Ensuring integrity in public service

Integrity management is vital for a successful public service, yet the tension between values-based and compliance-based approaches to making public services ethical is problematic. Emphasis on values embeds integrity by, for instance, drafting codes of conduct and giving employees moral awareness training. A compliance approach, on the other hand, is about sticking to clear rules and procedures and setting up routes for independent investigation and appeal.

This research project, part of ANTICORRP (http://anticorrp.eu/), and funded largely by the European Union’s Seventh Framework Programme for Research and Development, will examine whether careful institutional design is enough to create an ethical public service. Using semi-structured interviews of middle-ranking public officials, small-N surveys, desk-based reviews and mapping methodology, it will focus on two little-studied cases – Bolivia, one of the poorest countries in South America, and Papua New Guinea, characterised by high levels of political instability. Our researchers will try to identify the best balance between compliance and values in integrity management. They will also track the interplay between global drivers of ethical service delivery and national initiatives.

Researchers: Heather Marquette and Caryn Peiffer (DLP) & Paul Heywood (University of Nottingham)

Documents

Tags

Related items

Bringing Political Economy Analysis in from the cold

Once seen as a 'transformative' tool to change donor thinking, does much PEA now do little to help staff think and work politically?

Opinion by Jonathan Fisher 6th May 2014

Corruption: is the right message getting through?

Anti-corruption messages aim to recruit citizens to the fight - but what do they actually hear?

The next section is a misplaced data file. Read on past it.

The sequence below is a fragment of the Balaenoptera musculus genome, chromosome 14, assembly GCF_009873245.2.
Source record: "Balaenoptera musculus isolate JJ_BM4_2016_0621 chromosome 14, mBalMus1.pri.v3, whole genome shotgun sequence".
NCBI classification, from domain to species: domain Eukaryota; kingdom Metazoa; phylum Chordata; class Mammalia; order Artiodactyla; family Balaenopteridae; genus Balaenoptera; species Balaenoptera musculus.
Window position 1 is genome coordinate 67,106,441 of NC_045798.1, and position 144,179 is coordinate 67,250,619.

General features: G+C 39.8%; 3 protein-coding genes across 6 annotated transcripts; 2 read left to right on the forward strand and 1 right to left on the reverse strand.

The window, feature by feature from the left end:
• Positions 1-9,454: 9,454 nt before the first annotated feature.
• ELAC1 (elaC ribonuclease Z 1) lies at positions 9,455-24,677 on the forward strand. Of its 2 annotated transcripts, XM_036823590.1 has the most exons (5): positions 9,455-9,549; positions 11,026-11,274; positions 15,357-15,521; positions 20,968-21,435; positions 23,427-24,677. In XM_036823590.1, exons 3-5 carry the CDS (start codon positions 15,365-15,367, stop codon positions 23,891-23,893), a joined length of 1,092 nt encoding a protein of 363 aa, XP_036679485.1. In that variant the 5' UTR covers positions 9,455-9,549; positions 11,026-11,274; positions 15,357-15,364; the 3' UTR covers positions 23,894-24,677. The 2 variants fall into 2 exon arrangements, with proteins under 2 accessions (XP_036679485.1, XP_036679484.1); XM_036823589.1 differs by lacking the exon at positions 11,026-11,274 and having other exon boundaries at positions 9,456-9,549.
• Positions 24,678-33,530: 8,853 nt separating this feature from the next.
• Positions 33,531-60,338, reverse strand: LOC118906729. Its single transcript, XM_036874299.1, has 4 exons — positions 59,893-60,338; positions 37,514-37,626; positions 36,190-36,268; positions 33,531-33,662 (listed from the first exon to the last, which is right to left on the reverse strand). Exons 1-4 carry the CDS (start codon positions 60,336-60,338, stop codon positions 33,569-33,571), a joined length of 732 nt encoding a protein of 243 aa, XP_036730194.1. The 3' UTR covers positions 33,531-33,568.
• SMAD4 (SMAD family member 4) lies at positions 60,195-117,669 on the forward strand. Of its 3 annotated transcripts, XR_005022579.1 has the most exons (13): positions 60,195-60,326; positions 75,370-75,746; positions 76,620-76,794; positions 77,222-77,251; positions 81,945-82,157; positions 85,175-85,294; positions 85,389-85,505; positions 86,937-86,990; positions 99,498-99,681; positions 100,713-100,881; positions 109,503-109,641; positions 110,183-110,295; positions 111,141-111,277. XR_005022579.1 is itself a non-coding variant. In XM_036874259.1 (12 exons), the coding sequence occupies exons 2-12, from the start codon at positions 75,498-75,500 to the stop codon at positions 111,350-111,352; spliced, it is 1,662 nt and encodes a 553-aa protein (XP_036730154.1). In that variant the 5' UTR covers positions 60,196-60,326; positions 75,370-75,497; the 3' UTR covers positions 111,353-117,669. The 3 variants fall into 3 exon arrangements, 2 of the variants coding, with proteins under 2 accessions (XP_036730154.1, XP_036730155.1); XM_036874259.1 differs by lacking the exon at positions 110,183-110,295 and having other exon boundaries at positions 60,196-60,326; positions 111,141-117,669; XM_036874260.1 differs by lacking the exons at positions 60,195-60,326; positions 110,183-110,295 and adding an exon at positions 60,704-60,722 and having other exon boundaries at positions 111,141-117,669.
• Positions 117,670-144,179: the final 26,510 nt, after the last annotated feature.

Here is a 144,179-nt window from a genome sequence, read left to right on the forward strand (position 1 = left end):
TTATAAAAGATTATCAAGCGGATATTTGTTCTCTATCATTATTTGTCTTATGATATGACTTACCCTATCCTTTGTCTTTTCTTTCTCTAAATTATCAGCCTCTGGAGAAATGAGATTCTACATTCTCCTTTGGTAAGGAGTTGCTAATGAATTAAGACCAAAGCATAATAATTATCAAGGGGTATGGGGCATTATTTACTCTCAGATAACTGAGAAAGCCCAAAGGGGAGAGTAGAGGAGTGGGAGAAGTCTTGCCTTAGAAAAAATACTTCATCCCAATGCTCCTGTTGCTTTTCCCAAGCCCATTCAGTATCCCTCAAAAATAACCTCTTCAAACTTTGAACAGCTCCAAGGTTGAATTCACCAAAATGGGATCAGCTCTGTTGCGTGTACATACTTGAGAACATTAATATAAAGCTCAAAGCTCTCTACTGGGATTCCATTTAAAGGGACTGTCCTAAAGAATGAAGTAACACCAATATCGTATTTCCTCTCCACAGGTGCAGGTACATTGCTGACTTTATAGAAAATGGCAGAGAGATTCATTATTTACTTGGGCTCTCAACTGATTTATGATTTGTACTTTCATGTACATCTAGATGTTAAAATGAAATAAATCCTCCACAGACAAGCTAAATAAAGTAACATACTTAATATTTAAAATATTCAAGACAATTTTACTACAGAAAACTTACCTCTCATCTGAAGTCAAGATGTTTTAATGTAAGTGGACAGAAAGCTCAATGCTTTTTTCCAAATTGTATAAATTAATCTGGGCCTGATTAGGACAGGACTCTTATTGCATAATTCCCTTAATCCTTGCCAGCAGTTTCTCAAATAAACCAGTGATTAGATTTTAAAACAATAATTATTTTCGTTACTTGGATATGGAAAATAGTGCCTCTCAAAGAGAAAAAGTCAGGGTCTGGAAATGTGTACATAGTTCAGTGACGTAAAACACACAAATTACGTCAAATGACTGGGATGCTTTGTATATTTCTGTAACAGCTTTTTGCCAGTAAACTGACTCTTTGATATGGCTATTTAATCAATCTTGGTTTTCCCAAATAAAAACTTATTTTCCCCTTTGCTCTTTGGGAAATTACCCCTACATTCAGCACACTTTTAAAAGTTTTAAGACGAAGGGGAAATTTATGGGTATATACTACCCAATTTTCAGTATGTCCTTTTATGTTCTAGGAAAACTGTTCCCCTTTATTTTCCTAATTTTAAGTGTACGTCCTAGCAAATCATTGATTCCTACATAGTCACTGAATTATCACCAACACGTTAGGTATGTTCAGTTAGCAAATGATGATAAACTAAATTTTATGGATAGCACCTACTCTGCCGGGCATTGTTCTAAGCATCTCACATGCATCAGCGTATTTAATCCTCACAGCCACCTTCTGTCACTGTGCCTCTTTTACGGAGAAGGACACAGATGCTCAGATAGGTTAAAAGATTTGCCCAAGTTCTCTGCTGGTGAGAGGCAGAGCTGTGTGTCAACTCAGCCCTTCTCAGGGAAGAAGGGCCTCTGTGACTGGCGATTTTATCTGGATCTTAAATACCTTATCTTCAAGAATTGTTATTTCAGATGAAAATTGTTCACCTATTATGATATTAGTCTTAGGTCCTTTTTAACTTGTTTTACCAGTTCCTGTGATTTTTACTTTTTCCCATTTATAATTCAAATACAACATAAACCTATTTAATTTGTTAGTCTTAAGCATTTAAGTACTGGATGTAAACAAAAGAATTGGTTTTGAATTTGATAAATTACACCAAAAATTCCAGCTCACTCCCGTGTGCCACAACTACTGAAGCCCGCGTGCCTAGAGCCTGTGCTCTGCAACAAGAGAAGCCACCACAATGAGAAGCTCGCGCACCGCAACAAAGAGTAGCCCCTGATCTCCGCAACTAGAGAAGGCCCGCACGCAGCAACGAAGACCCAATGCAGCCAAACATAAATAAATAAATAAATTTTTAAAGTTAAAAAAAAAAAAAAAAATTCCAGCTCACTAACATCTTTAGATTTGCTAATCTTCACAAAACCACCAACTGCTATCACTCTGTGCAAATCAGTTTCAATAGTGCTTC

Opinion by Caryn Peiffer 12th August 2015

Anthropology and elites: 'Studying up', politically

The parallels between - and ethical dilemmas of - anthropology's focus on context and international development's ‘thinking and working politically’ concept. 

Opinion by Paul Robert Gilbert 10th March 2016

Corruption: unpacking the black box of political will

New thinking on the reasons why individuals engage in corruption - including the pragmatic calculation that, right or wrong, corruption may be the only solution to pressing difficulties. 

Opinion by Heather Marquette 12th January 2015

Masculinity and sexual violence in India

The brutal rape and murder in December 2012 of a 23-year-old student in a Delhi bus has been the catalyst for rapidly evolving activism against sexual violence in India.

Opinion by Martin Rew 16th September 2015

Higher education in the post-2015 agenda: proof that it matters

Taking stock of recent research evidence that shows how higher education can feed into political stability and civil engagement.

Opinion by Susy Ndaruhutse 11th September 2014

Being 'there': Reflections on fieldwork in the DRC

Fieldwork in fragile places - Part 1: The security dilemma. Staying safe while collecting the data that matters. 

Opinion by Suda Perera 5th November 2014

International donors - aiding or abetting?

The importance of acknowledging the dilemmas donors may face when giving aid to developmental states.

Opinion by Niheer Dasandi 10th September 2015

Different development: walk the talk

The argument for asset-based approaches to development programming and practice that value communities' capacity, skills and knowledge.

Opinion by Gillian Fletcher 14th April 2015

About DLP

The Developmental Leadership Program (DLP) is an international research initiative that explores how leadership, power and political processes drive or block successful development.

DLP focuses on the crucial role of home-grown leaderships and coalitions in forging legitimate political settlements and institutions that promote developmental outcomes, such as sustainable growth, political stability and inclusive social development.

Find out more

News

Doing Development Differently workshop - Jakarta 2017

Thursday 30th March 2017

Putting the concept of Thinking and Working Politically into practice was at the heart of a workshop on 15-16 March attended by more than 200 delegates from the field of international development. Delegates from the government, civil service and local organisations of the host country, Indonesia, were joined by academics, including DLP researchers, and staff from donor organisations and NGOs.

Read more

DLP shares research at FCO Africa Study Day

Monday 27th March 2017

DLP findings on the Democratic Republic of Congo were among the topics discussed with with UK diplomats and civil servants at the FCO's Africa Study Day, held at Sandhurst on 21 March. This year's Foreign and Commonwealth Office event was organised by University of Birmingham's International Development Department, home to DLP.

Read more

Follow: @dlprog